- October 22, 2014
- Current Affairs
Those of you who know me personally know I’m a New York Yankees fan, as evidenced by the two-story hint we’ve placed in downtown Birmingham. Despite my love of Rickwood Field, if you cornered me and asked I would admit to not being a baseball fan, per se. A Yankees fan, yes. Therefore it will come as no surprise that I thought you might enjoy a few thoughts and experiences I’ve had regarding “The Captain,” Derek Jeter, who played in his last game only a handful of days ago.
We have watched Derek Jeter play in several venues over the years, most of our interaction has occurred near Tampa, FL. His home there looks more like a giant hotel than a single-family residence. In addition to watching him play in New York, we have also seen him play in Seattle, WA, and just about every Spring Training venue throughout Florida, where we go every year. Once, we were having coffee at a Starbucks between George Steinbrenner Field and Derek Jeter’s home in the morning when who should walk in, but The Captain. We received a salute, but did not interact with him there because almost all the young women under 40 were trying to get near him.
Another occasion was at C. C. Sabbathia’s charity event to which we were invited. Sabbathia held this at a Tampa bowling alley and the Winingers of Birmingham were two of only 15 or 20 lay people who were present. On that occasion, we had a long conversation with David Robertson, who has become the Yankee’s closer, replacing Mariano Rivera, the greatest closer of all time. Robertson is from Alabama and played at the University of Alabama before donning pinstripes. I was trying to solicit him to come up for a speaking engagement when he told me that he and his then fiancé (now wife) had moved to Tampa and that he rarely got back up to Birmingham. I will keep trying, however.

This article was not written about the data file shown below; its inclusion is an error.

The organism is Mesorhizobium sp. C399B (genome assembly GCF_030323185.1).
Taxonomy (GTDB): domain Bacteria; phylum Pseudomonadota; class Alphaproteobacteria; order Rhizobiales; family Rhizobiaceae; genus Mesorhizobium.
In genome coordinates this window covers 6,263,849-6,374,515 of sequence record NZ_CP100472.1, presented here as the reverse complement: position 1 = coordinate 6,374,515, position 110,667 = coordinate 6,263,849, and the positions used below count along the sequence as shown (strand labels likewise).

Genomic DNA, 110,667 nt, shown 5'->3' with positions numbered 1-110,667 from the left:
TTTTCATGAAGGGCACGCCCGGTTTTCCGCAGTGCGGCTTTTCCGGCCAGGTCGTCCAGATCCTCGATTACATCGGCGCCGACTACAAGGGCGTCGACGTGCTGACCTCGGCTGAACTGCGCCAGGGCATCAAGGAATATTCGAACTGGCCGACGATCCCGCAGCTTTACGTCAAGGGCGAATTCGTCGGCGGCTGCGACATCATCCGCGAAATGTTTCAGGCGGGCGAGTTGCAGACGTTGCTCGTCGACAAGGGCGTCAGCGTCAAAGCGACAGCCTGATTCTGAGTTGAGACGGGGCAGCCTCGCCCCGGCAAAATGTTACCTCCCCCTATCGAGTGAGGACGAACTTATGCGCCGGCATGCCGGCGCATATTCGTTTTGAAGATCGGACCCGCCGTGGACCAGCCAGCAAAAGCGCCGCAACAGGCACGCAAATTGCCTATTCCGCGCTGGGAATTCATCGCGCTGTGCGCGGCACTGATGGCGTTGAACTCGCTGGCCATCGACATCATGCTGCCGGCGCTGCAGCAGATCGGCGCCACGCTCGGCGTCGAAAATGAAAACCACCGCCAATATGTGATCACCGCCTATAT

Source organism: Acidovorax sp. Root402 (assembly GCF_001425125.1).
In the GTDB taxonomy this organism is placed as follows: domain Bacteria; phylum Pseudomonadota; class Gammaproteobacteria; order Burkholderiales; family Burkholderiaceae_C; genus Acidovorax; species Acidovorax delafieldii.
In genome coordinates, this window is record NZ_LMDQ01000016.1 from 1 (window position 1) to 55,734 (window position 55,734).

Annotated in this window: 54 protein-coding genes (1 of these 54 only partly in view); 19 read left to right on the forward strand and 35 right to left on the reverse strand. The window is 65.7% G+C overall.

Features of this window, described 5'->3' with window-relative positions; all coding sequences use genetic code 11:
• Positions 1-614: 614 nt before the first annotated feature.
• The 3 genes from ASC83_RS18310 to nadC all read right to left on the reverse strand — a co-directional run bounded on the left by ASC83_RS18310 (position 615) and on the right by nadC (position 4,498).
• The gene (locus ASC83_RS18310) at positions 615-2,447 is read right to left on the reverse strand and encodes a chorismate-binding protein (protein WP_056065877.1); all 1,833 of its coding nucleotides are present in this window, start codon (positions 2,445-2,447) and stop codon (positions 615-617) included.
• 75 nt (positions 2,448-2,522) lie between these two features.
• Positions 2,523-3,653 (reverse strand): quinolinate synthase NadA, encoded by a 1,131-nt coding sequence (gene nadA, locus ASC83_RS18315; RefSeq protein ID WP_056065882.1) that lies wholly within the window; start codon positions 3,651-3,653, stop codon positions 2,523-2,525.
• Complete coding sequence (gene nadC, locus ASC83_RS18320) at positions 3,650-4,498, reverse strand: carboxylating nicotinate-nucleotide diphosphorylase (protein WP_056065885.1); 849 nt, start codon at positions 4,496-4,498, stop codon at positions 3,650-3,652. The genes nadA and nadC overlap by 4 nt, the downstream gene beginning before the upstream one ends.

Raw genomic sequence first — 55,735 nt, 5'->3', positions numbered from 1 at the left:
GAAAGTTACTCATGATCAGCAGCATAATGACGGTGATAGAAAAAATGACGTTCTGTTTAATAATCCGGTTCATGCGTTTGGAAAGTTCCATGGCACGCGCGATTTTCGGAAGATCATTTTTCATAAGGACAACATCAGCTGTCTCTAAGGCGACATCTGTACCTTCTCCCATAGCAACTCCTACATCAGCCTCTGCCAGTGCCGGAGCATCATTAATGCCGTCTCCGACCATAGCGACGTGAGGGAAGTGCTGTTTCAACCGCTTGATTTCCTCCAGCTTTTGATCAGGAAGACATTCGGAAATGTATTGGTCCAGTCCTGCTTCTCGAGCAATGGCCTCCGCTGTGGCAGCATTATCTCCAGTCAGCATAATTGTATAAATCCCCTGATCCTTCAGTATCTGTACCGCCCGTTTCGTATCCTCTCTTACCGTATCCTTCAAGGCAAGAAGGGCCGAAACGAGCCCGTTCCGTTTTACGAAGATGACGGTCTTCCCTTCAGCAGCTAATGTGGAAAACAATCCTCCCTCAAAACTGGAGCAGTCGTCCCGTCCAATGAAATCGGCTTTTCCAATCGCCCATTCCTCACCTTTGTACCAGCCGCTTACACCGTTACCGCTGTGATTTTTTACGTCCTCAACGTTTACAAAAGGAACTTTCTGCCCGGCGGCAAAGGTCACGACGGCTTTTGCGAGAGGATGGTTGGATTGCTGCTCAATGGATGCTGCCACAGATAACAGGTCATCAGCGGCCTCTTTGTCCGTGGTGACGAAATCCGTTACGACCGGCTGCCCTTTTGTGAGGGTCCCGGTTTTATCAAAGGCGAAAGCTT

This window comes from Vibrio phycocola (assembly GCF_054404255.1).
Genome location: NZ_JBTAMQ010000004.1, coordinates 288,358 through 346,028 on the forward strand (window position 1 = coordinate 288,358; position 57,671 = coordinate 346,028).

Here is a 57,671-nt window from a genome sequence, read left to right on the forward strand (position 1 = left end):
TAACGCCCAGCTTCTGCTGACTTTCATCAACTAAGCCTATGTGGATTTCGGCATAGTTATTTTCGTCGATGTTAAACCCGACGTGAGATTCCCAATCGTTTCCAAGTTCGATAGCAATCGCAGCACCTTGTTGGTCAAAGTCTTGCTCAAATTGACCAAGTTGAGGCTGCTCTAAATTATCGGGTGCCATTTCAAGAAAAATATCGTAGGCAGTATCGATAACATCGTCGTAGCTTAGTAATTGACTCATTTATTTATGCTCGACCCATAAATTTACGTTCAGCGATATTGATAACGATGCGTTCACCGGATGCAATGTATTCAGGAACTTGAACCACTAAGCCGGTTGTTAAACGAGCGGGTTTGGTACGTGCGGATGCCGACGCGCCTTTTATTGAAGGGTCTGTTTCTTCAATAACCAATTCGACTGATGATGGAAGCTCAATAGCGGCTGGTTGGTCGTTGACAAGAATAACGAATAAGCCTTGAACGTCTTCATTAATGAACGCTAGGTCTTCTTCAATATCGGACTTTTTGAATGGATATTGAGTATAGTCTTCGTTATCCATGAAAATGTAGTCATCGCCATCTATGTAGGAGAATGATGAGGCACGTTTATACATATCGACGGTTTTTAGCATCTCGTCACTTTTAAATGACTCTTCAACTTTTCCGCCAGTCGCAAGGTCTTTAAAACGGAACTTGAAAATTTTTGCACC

On that same occasion, when Derek arrived, the bowling alley experienced a hush, one reminiscent of what used to happen when University of Alabama Head Football Coach Paul “Bear” Bryant entered a room. The Jeter experience was similar, but not nearly the same. For example, we were at a cocktail party with several hundred people when Coach Bryant entered through a side door. A giant hush moved across the room like a great tidal wave. It was unlike anything I had ever seen and I have been in the presence of several presidents of the United States. No one ever commanded a room as he did.
Back to the Jeter experience, once he entered the bowling alley, he did not quite become just “one of the boys”, but he was accessible. He signed a ball for us on that occasion and asked if I could throw a strike. I told him I could probably come closer to throwing a strike at the stadium than I could down the bowling alley.
“… when Derek arrived, the bowling alley experienced a hush, one reminiscent of what used to happen when University of Alabama Head Football Coach Paul “Bear” Bryant entered a room.”
On another occasion we were guests at the Grand Kids charity which was sponsored by former Yankee, Curtis Granderson. While Curtis was only with the Yankees for a few years, he was absolutely one of the nicest guys around. We met his parents and had a wonderful time with them. The event was held at a restaurant and we were allowed in an area where only the players and a few of the lay people were permitted. When Jeter arrived for this event, he came right up near where we were and when he was approached, some Yankee bodyguard-types tried to prevent the people from having access to him. Jeter shooed them off and talked to several of us folks who were not official Yankees, but who were special guests. He was always very cordial and gracious.
That is what I will always remember about him. Yes, he was a great player, but he was also a charismatic human being and had a certainly quality about him – the ability to hush a room – that many memorable and often great people do. God speed, Captain.